Thursday, 17 January 2008

You Can't Have Our Organs! Over Our Dead Bodies!

It seems that the government of this fine (translation: not as bad as a lot of other countries) country (the UK, in case I have any readers I haven't met) is considering a bill that could revolutionise the organ donation system. There's a thing about it here on good old Comment is Free.
To me, mandatory donation of healthy organs and tissue upon death makes a hell of a lot of sense, with the usual namby-pamby opt-out clause available for the religiously squeamish of course. What really surprised me (I'm more naive than I thought, it seems) was the vocal reaction of those shouting stupid things like: "it's another stealth tax!", "it's the nanny state gone mad!", "It's like 1984 all over again!"
Are these people fundamentally mental? Are they, in fact, several coco-pops short of turning the milk chocolaty? What precisely do they intend to be doing with their organs once they're gone? I summarise the beliefs and practices that might lead to such objections below:

1. I'm vaguely religious and uncomfortable about the whole thing.
A lot of people seem to be objecting on the grounds of some wishy-washy variant of Christianity or another. Their bodies are God's and don't belong to the state or somesuch garbage. The odd thing is, one of their central beliefs - dualism - would suggest that they need their bodies less than we godless heathens. You see, they believe in the soul (or they're supposed to at any rate) which is separate from the body, so no matter how much you mash and mangle the corpse, Mr. Soul (see, there's a little James Brown in everyone. He was a busy man) swishes his way off to heaven or hell unperturbed by gore and mayhem. So, surely they have a very good reason to donate their gooey bits to the cause? Especially the Catholics, who can surely get some time-off-purgatory-for-posthumous-good-behaviour out of it.

2. My religion specifically says you can't chop me up for some reason
Some religions have proscriptions about non-manglement of corpses post-mortem. Apparently the soul or the spirit can get confused if its earthly vessel is eviscerated before it's entered the right post-code into its heavenly sat-nav. So I guess this would mean those religions bar anyone from the afterlife if they are, say, eaten by a wild animal or severely mashed in an horrendous yet amusing farming mishap. If your god is going to bar you from eternal bliss just because you happened to get eaten by a tiger, surely he's not a very nice chap anyway? These people should reconsider their relationship with that part of their brains they call "god".

3. I'm coming back as a zombie so I need all my bits intact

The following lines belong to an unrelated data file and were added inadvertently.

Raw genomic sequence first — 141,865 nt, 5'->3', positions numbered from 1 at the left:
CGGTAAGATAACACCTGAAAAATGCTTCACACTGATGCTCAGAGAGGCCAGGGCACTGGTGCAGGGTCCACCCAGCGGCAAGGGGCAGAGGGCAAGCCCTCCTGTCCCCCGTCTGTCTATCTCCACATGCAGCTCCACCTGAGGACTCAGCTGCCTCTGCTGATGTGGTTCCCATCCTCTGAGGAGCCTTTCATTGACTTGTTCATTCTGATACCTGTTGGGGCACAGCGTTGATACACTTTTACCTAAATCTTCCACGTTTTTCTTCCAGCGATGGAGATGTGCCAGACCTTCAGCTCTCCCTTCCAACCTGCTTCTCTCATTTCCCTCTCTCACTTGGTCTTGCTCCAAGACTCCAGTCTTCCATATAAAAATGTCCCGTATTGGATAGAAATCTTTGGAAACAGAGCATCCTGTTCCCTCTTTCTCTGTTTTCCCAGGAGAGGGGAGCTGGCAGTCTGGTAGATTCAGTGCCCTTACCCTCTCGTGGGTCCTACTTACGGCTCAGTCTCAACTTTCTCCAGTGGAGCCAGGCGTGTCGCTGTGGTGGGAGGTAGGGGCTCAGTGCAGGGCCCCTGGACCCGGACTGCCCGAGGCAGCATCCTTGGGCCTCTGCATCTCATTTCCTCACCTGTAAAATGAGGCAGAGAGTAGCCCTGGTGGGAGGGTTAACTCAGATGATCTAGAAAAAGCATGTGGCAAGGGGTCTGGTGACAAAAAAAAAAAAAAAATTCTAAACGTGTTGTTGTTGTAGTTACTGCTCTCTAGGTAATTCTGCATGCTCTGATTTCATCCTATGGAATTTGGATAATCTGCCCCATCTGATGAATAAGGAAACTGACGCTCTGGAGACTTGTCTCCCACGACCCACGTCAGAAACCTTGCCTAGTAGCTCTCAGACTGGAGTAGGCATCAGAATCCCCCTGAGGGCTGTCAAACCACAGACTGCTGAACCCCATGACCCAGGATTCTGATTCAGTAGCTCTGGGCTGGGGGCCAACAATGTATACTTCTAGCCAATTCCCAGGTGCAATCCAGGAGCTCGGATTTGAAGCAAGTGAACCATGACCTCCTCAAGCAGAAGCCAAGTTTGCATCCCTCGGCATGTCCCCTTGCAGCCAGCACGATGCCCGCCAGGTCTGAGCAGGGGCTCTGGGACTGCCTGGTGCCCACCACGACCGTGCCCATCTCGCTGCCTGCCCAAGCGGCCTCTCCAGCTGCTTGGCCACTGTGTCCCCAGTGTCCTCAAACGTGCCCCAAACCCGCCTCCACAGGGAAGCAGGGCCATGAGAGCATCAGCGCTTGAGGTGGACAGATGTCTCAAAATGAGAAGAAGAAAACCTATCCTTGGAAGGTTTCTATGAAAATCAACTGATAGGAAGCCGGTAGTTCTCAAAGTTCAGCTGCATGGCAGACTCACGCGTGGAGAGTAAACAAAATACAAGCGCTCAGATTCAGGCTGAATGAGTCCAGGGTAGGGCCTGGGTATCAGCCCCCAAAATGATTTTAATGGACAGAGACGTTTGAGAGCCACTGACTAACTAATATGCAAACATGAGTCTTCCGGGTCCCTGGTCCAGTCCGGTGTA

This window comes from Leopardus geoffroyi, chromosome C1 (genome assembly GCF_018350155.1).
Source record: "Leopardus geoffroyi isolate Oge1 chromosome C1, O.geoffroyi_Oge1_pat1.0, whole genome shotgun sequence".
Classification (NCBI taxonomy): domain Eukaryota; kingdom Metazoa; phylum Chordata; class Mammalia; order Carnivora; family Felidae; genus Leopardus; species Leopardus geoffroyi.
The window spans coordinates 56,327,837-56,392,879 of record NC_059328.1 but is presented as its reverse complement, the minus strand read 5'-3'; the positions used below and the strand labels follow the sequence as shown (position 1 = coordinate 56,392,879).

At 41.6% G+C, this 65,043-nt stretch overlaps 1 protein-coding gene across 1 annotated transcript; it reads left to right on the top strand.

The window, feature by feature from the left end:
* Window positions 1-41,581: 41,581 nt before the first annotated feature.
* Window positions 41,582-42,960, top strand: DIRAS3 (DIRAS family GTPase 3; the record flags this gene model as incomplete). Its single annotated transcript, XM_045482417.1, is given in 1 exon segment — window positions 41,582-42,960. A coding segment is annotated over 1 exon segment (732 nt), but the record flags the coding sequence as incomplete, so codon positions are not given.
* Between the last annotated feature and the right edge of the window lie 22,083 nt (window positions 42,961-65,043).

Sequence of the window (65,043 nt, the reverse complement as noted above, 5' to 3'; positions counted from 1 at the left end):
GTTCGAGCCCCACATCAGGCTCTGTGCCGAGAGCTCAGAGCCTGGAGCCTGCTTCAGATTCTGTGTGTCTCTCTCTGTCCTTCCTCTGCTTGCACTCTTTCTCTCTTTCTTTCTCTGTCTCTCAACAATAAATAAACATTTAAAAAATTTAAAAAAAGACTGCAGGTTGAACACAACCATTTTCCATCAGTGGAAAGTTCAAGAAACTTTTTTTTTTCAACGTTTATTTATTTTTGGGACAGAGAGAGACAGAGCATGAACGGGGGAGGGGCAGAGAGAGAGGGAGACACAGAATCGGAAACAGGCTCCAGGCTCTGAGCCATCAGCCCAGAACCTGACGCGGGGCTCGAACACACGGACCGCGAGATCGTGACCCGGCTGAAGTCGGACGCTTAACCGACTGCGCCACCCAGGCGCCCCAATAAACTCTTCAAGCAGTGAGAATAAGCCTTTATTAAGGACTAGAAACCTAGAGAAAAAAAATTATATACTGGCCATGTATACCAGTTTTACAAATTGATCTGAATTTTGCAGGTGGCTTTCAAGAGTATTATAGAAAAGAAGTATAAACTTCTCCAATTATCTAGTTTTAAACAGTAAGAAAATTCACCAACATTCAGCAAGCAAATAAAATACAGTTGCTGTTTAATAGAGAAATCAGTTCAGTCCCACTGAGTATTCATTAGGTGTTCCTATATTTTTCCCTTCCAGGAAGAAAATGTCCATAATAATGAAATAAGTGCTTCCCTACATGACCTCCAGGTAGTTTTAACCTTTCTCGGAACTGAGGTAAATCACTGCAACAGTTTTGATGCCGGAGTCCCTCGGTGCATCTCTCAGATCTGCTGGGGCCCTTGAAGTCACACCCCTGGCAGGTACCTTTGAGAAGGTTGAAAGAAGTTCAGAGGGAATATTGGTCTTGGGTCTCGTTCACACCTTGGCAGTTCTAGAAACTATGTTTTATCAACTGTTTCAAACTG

I admit this one might be a rare point of view in these enlightened, post-pharaoh times but let's cover it anyway. You might be fully intending to rise from the dead and at that point, you assume, you're going to need all your various parts present and connected in roughly the right way. Or, if you happened to be 5,000 years old and Egyptian you might dread the disappointment of waking up and not being able to play the amusing canopic jar mystery hunt the organ game. However, let's focus on the real issue here. If you come back from the dead as a zombie, what are you going to do with a full set of kidneys? You're not going to be enjoying quite the active social life you did back when denial was just a river in Egypt anyway. Rotting flesh is a real turn off in modern social circles.

4. My partner or spouse is a necrophiliac and it'd be rude to disappoint him
(Clarification: I'm assuming most necrophiliacs are male as, not wanting to think about it too deeply, I don't see a woman getting quite the same level of gratification from a corpse. Although I'd be the first to admit that my knowledge of rigour-mortis is scant at best, so maybe there's something in it. Answers on a non-illustrated postcard.)
This is the most plausible of my reasons as it involves an actually alive person. See how far I had to stretch to find a reason that wasn't entirely mumbo-jumbo based? See where I had to go to come up with an even vaguely plausible argument? Those people who fall into category 4 can feel free to fill in the opt-out forms. They might want to invest in a very large refrigerator as well.

5. I read the Daily Mail
This is a sure sign that brain function has ceased entirely. The ambulance will arrive shortly to take your organs to the nearest hospital. Please be patient.

So, I think my point can be summarised thus:

Dead Things Don't Need Organs!

I think that sums it up. Why can't we all just get to the sensible conclusion that bodies are just dead things? We don't need them for anything and neither does God, Allah, Shiva, Thor, Xenu, Osiris, Zeus or any of the other made up godly types. Why not ease the pain of another human being after you've gone? Sure, you won't be around to bask in the warm fuzzy glow of having saved someone's life, but if you like you can have a little preemptive bask now on the basis that you may do one day. Go on, nobody will think the worse of you.


artificialhabitat said...


I finally plucked up the courage to go to CiF and read the story (after yesterday's horrific brain melting incident).

I read the first five comments and had to walk away......

pode said...

It strikes me that, for number 4, they don't need an intact liver and kidneys...

Stephen Bain said...

Good point, although maybe the feling of straw stuffing just doesn't cut it? Come to think of it, I really didn't want to think of that.

They could, however, be a cannibal with a taste for liver and kidneys and, er, eyeballs...

They could be both a cannibal and a necrophiliac. Although I suspect I'm now describing a world-wide population of one or less people.